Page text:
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Driving the Profits Home : Auto Dealerships Mean Income for Cities Still Hurting From Prop. 13's Dent in Tax Revenues

June 02, 1985|JULIO MORAN | Times Staff Writer

In Hermosa Beach, city officials want to close portions of a street and two alleys to accommodate expansion of two auto dealerships, the owner being the largest taxpayer in the city.

The city expects the move to nearly triple its annual sales tax revenues from the two expanded dealerships, to $500,000 from $185,000.

Carson city officials recently used state redevelopment law to loan auto dealer Don Kott $750,000 for 10 years to build two auto dealerships on a site vacated by another dealer. Instead of a lot that could have remained empty for years, city officials expect the new dealerships to generate about $600,000 in tax revenues this year.

Meanwhile, Torrance is enjoying the tax benefits of two "auto rows" and, unlike other South Bay cities, it has room for more. By the end of the year there will be 17 auto dealerships--selling everything from Volkswagens and Hondas to Mercedes-Benzes and Maseratis--that could provide city coffers nearly $3 million in 1985 sales tax. In 1984 Torrance had 14 dealerships that generated $2.3 million in sales tax.

For the Record
Los Angeles Times Thursday June 6, 1985 Home Edition South Bay Part 10 Page 10 Column 3 Zones Desk 1 inches; 23 words Type of Material: Correction
Torrance realizes more than twice as much in sales taxes as in property taxes. A story on auto dealerships in the South Bay section June 2 incorrectly said the opposite.

Auto dealerships are big business for local governments, many still reeling from Proposition 13 slashes in property tax revenues. In Hermosa Beach, for example, property tax revenues are about equal to sales tax revenues, yet businesses use only 3% of the city's land, according to the city Planning Department. The situation is similar in other South Bay cities except Torrance, which has more industry and commerce and realizes about twice as much in property taxes as in sales taxes.

Looking for Tax Sources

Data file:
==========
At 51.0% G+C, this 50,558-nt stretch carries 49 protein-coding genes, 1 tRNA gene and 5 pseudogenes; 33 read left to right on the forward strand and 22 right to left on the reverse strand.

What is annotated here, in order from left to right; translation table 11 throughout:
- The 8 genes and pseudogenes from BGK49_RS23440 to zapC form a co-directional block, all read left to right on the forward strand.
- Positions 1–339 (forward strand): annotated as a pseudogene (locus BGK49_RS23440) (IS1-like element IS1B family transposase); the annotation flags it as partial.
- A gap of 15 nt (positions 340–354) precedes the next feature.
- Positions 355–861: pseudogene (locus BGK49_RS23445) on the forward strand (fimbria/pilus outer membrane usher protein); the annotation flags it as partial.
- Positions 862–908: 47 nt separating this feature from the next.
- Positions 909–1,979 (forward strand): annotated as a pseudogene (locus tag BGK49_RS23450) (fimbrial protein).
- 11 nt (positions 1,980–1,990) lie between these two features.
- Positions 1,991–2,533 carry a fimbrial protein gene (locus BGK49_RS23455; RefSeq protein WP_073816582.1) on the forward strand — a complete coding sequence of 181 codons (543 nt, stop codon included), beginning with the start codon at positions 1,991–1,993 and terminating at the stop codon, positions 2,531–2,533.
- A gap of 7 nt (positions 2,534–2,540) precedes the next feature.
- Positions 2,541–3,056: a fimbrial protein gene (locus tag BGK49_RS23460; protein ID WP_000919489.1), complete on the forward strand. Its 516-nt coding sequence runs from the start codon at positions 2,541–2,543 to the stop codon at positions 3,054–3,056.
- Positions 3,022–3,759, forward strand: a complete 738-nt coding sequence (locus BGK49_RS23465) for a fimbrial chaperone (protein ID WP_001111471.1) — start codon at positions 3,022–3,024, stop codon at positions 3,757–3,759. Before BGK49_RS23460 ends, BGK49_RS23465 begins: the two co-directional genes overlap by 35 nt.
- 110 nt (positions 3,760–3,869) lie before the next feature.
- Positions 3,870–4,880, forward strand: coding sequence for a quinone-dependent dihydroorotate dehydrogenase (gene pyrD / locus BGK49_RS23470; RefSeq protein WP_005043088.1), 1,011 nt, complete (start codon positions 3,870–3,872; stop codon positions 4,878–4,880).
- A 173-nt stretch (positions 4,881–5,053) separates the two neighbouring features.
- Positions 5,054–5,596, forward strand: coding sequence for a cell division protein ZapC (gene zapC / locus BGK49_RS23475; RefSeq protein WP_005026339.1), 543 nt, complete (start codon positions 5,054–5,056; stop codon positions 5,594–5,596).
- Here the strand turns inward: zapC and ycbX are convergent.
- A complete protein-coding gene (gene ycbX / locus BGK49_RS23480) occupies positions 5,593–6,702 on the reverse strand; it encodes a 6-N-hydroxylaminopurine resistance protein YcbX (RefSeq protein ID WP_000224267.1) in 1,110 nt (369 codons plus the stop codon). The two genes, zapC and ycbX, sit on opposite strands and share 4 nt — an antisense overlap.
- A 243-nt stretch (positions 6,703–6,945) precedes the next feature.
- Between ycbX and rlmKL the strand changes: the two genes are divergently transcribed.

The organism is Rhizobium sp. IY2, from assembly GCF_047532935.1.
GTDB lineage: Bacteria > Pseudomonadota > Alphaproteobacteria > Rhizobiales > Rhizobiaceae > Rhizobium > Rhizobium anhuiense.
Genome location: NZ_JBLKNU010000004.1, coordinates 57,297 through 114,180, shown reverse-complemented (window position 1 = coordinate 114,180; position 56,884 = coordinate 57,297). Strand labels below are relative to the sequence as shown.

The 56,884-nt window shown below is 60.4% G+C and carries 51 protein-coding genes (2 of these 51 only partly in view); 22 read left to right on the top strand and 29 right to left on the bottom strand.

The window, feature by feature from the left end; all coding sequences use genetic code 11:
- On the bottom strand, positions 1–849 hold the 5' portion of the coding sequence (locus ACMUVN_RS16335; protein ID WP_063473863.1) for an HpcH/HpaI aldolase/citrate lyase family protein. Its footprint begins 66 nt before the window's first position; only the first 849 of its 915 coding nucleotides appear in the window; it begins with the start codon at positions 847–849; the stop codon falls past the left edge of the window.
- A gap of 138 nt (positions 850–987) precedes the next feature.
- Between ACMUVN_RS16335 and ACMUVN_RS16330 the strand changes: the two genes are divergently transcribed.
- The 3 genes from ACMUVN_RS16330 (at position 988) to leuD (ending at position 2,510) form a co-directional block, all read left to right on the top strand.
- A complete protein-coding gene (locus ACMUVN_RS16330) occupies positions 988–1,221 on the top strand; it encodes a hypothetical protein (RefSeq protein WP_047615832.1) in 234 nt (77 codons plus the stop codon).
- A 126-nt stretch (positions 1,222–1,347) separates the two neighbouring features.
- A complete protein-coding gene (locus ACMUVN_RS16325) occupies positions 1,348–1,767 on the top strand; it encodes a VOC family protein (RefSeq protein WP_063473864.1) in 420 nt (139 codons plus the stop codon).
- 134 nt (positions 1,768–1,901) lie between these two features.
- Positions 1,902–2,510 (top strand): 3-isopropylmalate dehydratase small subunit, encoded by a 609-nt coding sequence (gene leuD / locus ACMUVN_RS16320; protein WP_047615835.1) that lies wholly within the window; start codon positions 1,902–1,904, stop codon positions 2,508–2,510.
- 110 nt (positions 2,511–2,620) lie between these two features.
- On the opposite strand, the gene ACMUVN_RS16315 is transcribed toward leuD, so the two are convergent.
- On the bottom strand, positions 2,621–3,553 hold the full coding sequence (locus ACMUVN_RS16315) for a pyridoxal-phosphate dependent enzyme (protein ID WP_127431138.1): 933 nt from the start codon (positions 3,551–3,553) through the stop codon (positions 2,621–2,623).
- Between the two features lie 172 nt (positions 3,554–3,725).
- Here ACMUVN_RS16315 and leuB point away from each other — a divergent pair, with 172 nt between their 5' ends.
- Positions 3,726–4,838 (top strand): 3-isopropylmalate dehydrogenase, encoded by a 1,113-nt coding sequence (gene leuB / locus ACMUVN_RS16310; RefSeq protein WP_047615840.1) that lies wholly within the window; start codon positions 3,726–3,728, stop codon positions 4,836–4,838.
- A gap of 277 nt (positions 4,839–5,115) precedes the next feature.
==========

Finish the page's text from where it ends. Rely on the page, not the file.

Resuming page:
Keith Julian, manager of economic planning and development for the Southern California Assn. of Governments, said cities are looking for other revenue sources. In many cases, he said, cities are reevaluating land-use plans for better economic benefits, including creation of auto centers where five or six dealers sit near each other.

"Cities have begun to reexamine their economic needs and sources," Julian said. "One of the things they identified was sales taxes. The sales tax has always been there, but now it has become that much more important because of the cuts in property taxes."

Many cities have turned to sales tax revenues and developed pro-business stances. City councils in Redondo Beach, Hermosa Beach and Manhattan Beach have recently approved construction of hotels; Redondo Beach officials are looking eagerly for the opening of the remodeled and renamed South Bay Center as an enclosed mall that will be called the Galleria; and Hermosa Beach officials are excited about the opening last week of a shopping center that is expected to produce as much as $600,000 a year in sales tax for the city.

But none of those businesses can affect a city's take in sales tax like an auto dealership. Various city officials say a single dealership can provide more sales tax than any restaurant or grocery, that a dealership with medium-priced cars will match a major department store and that a dealer of expensive autos will exceed the department store's sales tax revenue. All businesses provide cities with one percentage point of the 6.5% Los Angeles County sales tax. For an auto dealership, that means that for every $15,000 car sold, a city gets $150 in taxes.

Advantages Claimed

"Auto dealerships generate low traffic flows," said Hermosa Beach Councilman Jack Wood. "They have compatible hours with adjoining residential neighborhoods and relatively small buildings with a small number of employees."

There are no central auto centers in the South Bay, but along La Brea Avenue in Inglewood, Sepulveda Boulevard in Manhattan Beach, Pacific Coast Highway in Hermosa Beach and Redondo Beach and on Hawthorne Boulevard and Pacific Coast Highway in Torrance, rows of new- and used-car dealerships line the streets, separated by a block here, two blocks there.

Auto dealers know they are wanted and often use that to get concessions like more space, as in Hermosa Beach, or financial considerations, as in Carson.

"They are obviously important to any city's tax revenue base," said Inglewood City Manager Paul Eckles. Inglewood has 10 dealerships that contribute about $1 million a year, or 20% of the city's sales tax revenues.

In small cities such as Hermosa Beach, where sales tax from auto dealers makes up about a third of the city's sales tax revenues, dealerships tend to be more important. Losing an auto dealership there could mean a cut in public services.

But for larger cities like Carson and Torrance where land is still available, the rich just seem to get richer.

In Carson, where five dealerships have ample room to store and display hundreds of cars, auto sales tax revenues are higher by almost $500,000 than in Inglewood, where the 10 dealerships are crowded into smaller spaces.

The deal between Carson and Don Kott, who has been in the auto business for about 40 years, will be mutually beneficial, both sides agree.

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